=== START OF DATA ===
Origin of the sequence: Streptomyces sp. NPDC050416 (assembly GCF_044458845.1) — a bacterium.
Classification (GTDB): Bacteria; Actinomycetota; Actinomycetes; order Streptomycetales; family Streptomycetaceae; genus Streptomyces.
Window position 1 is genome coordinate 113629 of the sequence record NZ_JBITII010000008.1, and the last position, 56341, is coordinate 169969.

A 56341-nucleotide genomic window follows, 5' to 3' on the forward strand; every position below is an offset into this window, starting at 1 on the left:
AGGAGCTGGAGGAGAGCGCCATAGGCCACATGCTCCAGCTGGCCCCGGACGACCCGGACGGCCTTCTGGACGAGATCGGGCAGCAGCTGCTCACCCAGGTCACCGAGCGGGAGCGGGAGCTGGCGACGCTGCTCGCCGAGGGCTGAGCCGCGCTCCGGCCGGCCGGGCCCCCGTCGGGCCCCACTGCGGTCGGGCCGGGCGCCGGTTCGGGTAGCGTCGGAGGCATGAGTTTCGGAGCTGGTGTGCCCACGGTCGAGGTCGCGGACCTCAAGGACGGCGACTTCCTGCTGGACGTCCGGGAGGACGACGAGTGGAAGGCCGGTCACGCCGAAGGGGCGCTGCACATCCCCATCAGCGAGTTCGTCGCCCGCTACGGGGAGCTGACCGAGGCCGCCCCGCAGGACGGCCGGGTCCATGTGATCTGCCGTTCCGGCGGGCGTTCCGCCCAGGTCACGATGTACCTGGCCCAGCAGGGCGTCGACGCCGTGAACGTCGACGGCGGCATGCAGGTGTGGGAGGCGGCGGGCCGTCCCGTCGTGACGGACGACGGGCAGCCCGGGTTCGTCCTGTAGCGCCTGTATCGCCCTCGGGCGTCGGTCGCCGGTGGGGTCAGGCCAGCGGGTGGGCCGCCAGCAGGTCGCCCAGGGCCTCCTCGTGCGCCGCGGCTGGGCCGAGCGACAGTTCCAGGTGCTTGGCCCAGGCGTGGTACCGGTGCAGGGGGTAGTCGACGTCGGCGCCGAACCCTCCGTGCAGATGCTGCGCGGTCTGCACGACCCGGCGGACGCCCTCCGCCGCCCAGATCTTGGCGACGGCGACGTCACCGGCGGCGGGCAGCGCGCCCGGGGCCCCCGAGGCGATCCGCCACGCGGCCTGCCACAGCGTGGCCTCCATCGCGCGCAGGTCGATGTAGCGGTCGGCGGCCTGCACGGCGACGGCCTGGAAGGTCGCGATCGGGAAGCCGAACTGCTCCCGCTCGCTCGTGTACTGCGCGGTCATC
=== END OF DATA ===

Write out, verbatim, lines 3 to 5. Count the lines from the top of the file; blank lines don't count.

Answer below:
Window position 1 is genome coordinate 113629 of the sequence record NZ_JBITII010000008.1, and the last position, 56341, is coordinate 169969.

A 56341-nucleotide genomic window follows, 5' to 3' on the forward strand; every position below is an offset into this window, starting at 1 on the left:
AGGAGCTGGAGGAGAGCGCCATAGGCCACATGCTCCAGCTGGCCCCGGACGACCCGGACGGCCTTCTGGACGAGATCGGGCAGCAGCTGCTCACCCAGGTCACCGAGCGGGAGCGGGAGCTGGCGACGCTGCTCGCCGAGGGCTGAGCCGCGCTCCGGCCGGCCGGGCCCCCGTCGGGCCCCACTGCGGTCGGGCCGGGCGCCGGTTCGGGTAGCGTCGGAGGCATGAGTTTCGGAGCTGGTGTGCCCACGGTCGAGGTCGCGGACCTCAAGGACGGCGACTTCCTGCTGGACGTCCGGGAGGACGACGAGTGGAAGGCCGGTCACGCCGAAGGGGCGCTGCACATCCCCATCAGCGAGTTCGTCGCCCGCTACGGGGAGCTGACCGAGGCCGCCCCGCAGGACGGCCGGGTCCATGTGATCTGCCGTTCCGGCGGGCGTTCCGCCCAGGTCACGATGTACCTGGCCCAGCAGGGCGTCGACGCCGTGAACGTCGACGGCGGCATGCAGGTGTGGGAGGCGGCGGGCCGTCCCGTCGTGACGGACGACGGGCAGCCCGGGTTCGTCCTGTAGCGCCTGTATCGCCCTCGGGCGTCGGTCGCCGGTGGGGTCAGGCCAGCGGGTGGGCCGCCAGCAGGTCGCCCAGGGCCTCCTCGTGCGCCGCGGCTGGGCCGAGCGACAGTTCCAGGTGCTTGGCCCAGGCGTGGTACCGGTGCAGGGGGTAGTCGACGTCGGCGCCGAACCCTCCGTGCAGATGCTGCGCGGTCTGCACGACCCGGCGGACGCCCTCCGCCGCCCAGATCTTGGCGACGGCGACGTCACCGGCGGCGGGCAGCGCGCCCGGGGCCCCCGAGGCGATCCGCCACGCGGCCTGCCACAGCGTGGCCTCCATCGCGCGCAGGTCGATGTAGCGGTCGGCGGCCTGCACGGCGACGGCCTGGAAGGTCGCGATCGGGAAGCCGAACTGCTCCCGCTCGCTCGTGTACTGCGCGGTCATC